Though wind energy is a promising source of renewable energy, it brings up an alternative risk to the environment. The Wildlife Society’s study in 2013 found that an estimated 573,000 birds are killed by wind turbines every year in the U.S. As wind energy becomes more common and the country reaches its 2030 goal of 20% of our energy generated from wind, we can expect this number to rise significantly. It is also important to note that many birds killed by these wind turbines are endangered species like eagles. Luckily, IdentiFlight has designed smart cameras that can temporarily stop wind turbines to prevent fatal crashes with birds.
IdentiFlight’s smart cameras are unique to this field of technology because these cameras are able to determine bird species in real-time to identify if an incoming bird is an endangered species. This process is made possible through a combination of artificial intelligence and machine vision. As the cameras continue to identify birds, the database of images will grow, making it “smarter” and better at identifying species and adjusting the speed of the blades.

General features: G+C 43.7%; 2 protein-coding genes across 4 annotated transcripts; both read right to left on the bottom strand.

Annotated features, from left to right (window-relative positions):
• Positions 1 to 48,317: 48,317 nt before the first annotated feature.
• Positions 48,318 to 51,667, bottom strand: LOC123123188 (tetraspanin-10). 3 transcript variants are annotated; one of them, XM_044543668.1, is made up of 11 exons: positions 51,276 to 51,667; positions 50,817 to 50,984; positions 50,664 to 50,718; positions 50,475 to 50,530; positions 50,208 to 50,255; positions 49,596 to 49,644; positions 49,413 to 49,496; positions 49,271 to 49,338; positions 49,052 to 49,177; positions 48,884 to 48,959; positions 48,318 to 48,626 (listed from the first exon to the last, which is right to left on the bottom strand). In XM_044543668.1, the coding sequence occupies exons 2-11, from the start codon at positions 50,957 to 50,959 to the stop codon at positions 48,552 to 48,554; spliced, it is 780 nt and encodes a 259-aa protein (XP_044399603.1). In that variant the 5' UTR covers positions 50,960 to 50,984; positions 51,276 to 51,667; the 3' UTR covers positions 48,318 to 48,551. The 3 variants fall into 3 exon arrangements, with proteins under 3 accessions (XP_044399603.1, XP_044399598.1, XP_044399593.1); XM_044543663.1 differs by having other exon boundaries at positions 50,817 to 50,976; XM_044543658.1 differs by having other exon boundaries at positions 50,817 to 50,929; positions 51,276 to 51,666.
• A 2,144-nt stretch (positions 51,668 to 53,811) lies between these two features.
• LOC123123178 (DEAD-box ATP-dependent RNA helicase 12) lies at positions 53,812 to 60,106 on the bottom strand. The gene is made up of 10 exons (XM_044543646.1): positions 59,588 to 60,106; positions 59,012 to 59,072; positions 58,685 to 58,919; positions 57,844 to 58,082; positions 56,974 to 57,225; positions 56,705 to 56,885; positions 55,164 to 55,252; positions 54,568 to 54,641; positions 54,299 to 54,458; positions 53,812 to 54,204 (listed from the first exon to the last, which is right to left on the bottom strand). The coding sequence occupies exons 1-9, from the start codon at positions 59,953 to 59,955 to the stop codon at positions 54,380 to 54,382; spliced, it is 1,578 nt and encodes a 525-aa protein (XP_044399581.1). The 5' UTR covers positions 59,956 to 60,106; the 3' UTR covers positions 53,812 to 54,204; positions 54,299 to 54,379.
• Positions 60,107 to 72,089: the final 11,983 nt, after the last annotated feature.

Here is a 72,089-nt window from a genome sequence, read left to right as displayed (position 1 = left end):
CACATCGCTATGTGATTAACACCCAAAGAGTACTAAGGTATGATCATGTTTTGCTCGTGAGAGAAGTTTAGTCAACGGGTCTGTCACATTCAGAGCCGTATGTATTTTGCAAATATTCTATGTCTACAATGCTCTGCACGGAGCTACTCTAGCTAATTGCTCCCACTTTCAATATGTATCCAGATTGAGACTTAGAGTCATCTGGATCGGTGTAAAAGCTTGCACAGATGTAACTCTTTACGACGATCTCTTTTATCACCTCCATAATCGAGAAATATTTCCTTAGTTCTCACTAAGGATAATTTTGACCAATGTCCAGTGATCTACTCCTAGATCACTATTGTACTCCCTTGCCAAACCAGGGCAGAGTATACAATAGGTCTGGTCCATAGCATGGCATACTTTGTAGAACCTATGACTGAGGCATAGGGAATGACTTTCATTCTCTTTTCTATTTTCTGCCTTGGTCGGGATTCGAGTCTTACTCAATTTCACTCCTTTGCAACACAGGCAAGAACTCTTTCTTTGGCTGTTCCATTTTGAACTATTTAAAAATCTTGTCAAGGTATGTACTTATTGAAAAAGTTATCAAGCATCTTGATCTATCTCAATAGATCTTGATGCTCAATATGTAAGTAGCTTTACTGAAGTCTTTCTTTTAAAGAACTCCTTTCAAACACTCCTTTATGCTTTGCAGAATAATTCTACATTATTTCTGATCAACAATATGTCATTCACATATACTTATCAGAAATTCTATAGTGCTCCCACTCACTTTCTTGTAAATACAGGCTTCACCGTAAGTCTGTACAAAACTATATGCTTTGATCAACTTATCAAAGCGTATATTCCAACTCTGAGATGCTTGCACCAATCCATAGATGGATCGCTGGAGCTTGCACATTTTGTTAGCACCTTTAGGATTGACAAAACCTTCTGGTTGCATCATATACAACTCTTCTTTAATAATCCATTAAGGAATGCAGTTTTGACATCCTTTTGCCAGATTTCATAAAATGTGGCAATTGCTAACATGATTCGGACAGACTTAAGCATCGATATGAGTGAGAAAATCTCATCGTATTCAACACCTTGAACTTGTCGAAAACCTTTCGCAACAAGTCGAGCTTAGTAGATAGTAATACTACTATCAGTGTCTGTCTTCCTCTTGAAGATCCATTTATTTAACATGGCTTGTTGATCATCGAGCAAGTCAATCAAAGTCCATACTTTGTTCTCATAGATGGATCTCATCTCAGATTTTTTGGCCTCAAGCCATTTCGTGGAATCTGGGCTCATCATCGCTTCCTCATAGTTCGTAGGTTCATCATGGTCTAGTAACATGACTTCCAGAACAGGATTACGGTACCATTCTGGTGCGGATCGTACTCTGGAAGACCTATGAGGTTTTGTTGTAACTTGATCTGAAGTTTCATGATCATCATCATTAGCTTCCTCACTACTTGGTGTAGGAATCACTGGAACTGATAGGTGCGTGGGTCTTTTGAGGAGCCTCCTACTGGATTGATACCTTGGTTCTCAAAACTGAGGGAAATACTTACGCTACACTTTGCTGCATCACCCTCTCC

A study by the Journal of Applied Ecology found that a similar system showed an 82% decrease in eagle deaths and it helps to prove that these cameras could have a significantly positive impact on wind turbine sites. The study included two Wyoming sites—one equipped with cameras and another without. While the site with no cameras saw an increase in fatalities, the area using IdentiFlight saw a significant decrease.
Senior Vice President of IdentiFlight Ben Quinn shares that this test and the progress made after its completion will seriously impact the future of wind energy. He says, “IdentiFlight has achieved dramatic improvements in the time since this study was completed with expanded capabilities and new avian species added to better serve global needs, including Red and Black Kites, Golden Eagles, Bald Eagles, Wedge-tailed Eagles, White-tailed Eagles, Lesser Spotted Eagles, and Condors. We are excited about the future of IdentiFlight and look forward to continuing to demonstrate that wildlife and wind generation can coexist.”